on its right" so it doesn't have to cede the right of way. And secondly, while descending is one way to give the
right of way, it's not the only way, and in most cases wouldn't be the preferred way.

(3) This answer is straight out of the rules. Use your hands, or two model airplanes to set up different scenarios
of converging aircraft and figure out which has the right of way in each case. You don't want to be trying to
figure out how the rule applies when there's an airplane coming at you.

(4) The wording of the rule is a little tricky. "The aircraft that has the other on its right shall give way." In most
configurations, the aircraft that has the other on its right is the aircraft on the left. You might remember that the
aircraft on the RIGHT has the RIGHT of way.

(1) A glider has the right of way over any aircraft with an engine.
(2) Huh? An airplane IS a power-driven, heavier than air aircraft.
(3) Nope, see answer choice 1
(4) A glider is NOT power-driven, and it has the right of way over power-driven aircraft.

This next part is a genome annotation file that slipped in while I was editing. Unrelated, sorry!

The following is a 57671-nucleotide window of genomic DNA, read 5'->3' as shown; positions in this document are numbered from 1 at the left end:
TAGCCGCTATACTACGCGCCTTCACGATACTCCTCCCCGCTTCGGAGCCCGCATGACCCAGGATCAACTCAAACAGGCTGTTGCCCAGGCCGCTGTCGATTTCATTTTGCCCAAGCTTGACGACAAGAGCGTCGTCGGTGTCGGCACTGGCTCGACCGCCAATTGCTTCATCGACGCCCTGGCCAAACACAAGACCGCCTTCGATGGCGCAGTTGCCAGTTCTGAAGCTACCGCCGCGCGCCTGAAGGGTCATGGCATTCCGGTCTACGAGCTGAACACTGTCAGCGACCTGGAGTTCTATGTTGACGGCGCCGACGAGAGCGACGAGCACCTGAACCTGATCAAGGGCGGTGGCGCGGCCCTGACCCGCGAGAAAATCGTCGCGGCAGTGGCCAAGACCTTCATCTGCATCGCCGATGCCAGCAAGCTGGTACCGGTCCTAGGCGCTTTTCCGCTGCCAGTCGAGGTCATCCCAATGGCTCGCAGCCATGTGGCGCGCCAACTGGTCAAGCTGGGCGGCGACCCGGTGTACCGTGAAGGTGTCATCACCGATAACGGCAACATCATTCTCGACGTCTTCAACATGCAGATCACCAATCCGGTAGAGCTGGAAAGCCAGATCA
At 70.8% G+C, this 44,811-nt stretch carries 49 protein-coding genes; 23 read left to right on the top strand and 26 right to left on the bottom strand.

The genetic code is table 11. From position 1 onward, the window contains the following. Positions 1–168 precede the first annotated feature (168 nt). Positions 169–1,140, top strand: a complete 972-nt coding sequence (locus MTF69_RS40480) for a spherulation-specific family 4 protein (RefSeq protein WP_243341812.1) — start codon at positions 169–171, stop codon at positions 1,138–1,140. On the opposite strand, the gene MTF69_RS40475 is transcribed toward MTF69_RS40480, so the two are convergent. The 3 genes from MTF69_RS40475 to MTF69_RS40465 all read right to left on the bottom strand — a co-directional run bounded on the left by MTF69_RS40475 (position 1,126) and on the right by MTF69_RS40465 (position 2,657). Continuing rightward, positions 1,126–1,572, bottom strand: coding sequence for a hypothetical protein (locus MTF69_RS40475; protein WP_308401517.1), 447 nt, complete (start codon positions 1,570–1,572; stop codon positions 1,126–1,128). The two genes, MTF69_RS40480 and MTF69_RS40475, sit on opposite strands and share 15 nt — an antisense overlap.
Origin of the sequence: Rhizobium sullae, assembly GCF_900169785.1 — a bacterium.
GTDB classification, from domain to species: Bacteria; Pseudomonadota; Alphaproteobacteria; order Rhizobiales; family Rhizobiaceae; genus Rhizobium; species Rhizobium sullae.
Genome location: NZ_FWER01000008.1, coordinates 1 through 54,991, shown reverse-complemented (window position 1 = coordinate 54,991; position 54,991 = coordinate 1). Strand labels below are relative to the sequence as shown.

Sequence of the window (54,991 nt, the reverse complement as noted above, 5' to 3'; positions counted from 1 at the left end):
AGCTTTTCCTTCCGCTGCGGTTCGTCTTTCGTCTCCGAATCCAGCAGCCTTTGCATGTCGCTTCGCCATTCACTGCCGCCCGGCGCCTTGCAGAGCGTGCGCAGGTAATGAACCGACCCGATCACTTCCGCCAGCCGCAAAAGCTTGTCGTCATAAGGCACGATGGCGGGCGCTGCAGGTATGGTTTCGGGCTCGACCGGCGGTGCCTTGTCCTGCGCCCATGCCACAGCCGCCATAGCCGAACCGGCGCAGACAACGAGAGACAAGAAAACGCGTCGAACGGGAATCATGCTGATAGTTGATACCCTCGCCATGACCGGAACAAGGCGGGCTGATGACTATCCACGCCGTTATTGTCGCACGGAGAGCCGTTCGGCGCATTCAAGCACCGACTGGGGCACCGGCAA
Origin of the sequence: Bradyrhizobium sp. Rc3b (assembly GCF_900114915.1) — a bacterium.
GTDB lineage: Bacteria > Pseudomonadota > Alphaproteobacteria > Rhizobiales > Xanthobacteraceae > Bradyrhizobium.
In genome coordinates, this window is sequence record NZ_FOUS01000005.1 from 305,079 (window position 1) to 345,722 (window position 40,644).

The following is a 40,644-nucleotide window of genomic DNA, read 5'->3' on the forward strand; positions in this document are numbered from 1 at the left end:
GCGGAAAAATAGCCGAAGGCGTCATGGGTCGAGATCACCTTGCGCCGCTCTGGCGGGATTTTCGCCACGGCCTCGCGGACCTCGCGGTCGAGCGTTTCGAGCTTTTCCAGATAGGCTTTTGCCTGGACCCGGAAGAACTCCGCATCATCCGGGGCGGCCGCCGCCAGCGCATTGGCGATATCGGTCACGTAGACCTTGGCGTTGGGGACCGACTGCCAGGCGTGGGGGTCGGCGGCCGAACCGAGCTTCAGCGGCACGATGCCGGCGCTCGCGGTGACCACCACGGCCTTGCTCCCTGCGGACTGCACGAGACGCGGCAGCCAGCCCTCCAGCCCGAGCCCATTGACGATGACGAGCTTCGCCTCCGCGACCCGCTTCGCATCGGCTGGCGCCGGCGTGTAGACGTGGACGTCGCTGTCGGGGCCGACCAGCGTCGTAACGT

(1) Gliders don't give way to anyone but balloons and emergencies
(2)&(3) There is no precedence between airplanes and helicopters.
(4) Everyone but balloons give way to gliders.

1.05 Balloons come first, then gliders, then helicopters and airplanes together.

1.06 Balloons have the right of way over everyone.

1.07 The aircraft that has the other on its right must give way, so the aircraft on the right has the right of way.
Descending is not necessarily the correct way to give way.

(1) Slowing down won't help you any if you're still going to collide.
(2) Speeding up certainly won't help you avoid a collision.
(3) Right. Just as it says in 602.19 (5), and the same way you would turn if you met another car coming towards
you on a narrow road.
(4) Left is the wrong way. Learn the rule.

(1) You might not be able to pass them and climb at the same time.
(2) You might already be as low as you can safely, legally or comfortably fly.
(3) Just as it says in 602.19 (5) . Notice that you alter heading to the right when there is an aircraft in front of
you, regardless of whether the other aircraft is coming towards you or is going the same way as you.
(4) If you are driving a car, you pass on the left, but in an airplane you pass on the right.

(1) The rule is given in 602.19 (8).
(2) If you must overtake, do it on the right.
(3) The lower aircraft has priority.
(4) A 360° turn to the right is one way that a pilot of a faster aircraft could give way to a slower, lower aircraft
on the approach, but usually the pilot giving way just widens out the circuit or slows down slightly.

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This page written 8 October 2002 by Robyn Stewart. Last revised 3 July 2003. 6/8/2010
Section 1 Commentary - Robyn's Improved PSTAR Study Guide Page 4 of 4 6/8/2010